Hypertension is a clinical syndrome characterized by increased arterial blood pressure (systolic and/or diastolic) in the body circulation (systolic blood pressure ≥ 140 mm Hg and diastolic blood pressure ≥ 90 mm Hg), which may be accompanied by functional or organic damage to the heart, brain, kidneys and other organs. Hypertension is the most common chronic disease and the most important risk factor for cardiovascular and cerebrovascular diseases.


Blood pressure in normal individuals fluctuates within a certain range in response to changes in the internal and external environment.

In the overall population, blood pressure levels rise gradually with age, more markedly with systolic blood pressure, but diastolic blood pressure shows a decreasing trend after age 50, and pulse pressure increases.

In recent years, the understanding of the role of multiple risk factors for cardiovascular disease and the protection of the heart, brain and kidney target organs has improved, and the diagnostic criteria for hypertension have been adjusted. It is now believed that patients with the same blood pressure level have different risks of developing cardiovascular disease, hence the concept of blood pressure stratification, that is, patients with different risks of developing cardiovascular disease should have different appropriate blood pressure levels.

Blood pressure values and risk factor assessment are the main basis for diagnosis and the development of hypertension treatment plans. Different patients have different goals for hypertension management, and physicians face patients with reference standards to determine the most appropriate blood pressure range for that patient based on their specific situation and use targeted therapeutic measures.

On the basis of lifestyle improvement, the use of 24-hour long-acting antihypertensive drugs is recommended for blood pressure control.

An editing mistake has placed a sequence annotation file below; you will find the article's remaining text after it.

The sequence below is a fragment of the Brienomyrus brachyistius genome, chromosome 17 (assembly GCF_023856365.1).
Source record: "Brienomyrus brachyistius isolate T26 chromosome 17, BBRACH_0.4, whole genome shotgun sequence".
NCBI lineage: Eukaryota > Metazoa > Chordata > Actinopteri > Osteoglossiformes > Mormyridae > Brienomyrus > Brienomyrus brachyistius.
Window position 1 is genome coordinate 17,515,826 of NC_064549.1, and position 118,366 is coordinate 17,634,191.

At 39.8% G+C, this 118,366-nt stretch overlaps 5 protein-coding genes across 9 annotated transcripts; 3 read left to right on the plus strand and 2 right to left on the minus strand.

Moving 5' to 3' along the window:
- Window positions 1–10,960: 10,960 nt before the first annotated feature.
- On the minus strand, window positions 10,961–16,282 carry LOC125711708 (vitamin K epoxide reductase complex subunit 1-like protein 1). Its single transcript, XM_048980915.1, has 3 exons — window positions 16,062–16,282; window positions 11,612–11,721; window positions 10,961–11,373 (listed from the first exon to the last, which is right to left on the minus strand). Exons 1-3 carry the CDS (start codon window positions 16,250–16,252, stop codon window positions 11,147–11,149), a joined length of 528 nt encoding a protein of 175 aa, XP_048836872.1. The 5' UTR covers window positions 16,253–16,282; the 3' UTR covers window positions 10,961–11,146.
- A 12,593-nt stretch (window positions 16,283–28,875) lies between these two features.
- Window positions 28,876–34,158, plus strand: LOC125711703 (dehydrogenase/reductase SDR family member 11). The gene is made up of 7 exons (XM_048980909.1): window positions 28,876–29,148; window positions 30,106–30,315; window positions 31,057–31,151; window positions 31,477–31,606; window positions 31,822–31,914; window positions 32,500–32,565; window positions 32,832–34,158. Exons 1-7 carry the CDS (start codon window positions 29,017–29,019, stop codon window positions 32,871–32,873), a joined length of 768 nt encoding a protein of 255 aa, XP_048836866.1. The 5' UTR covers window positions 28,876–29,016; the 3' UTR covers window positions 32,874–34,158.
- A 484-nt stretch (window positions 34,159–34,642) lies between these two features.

In addition to assessing office blood pressure, patients should also pay attention to early morning blood pressure monitoring and management at home in order to control blood pressure and reduce the incidence of cardiovascular and cerebrovascular events.

Causes of Hypertension


1. Genetic factors

Approximately 60% of patients with hypertension have a family history of hypertension. It is now believed to be due to polygenic inheritance, with 30% to 50% of hypertensive patients having a genetic background.

2. Mental and environmental factors

Long-term mental tension, excitement, anxiety, exposure to noise or bad visual stimulation and other factors can also cause the occurrence of hypertension.

3. Age factors

The incidence of hypertension tends to increase with age, with a high incidence in people over 40 years old.

4. Lifestyle factors

Irrational dietary structure, such as excessive sodium, low potassium diet, heavy alcohol consumption, excessive intake of saturated fatty acids can increase blood pressure. Smoking can accelerate the process of atherosclerosis, which is a risk factor for hypertension.

5. The influence of drugs

Contraceptives, hormones, anti-inflammatory and painkillers, etc. can affect blood pressure.

6. The influence of other diseases

Obesity, diabetes mellitus, sleep apnea hypoventilation syndrome, thyroid disease, renal artery stenosis, renal parenchymal damage, adrenal occupational lesions, pheochromocytoma, other neuroendocrine tumors, etc.

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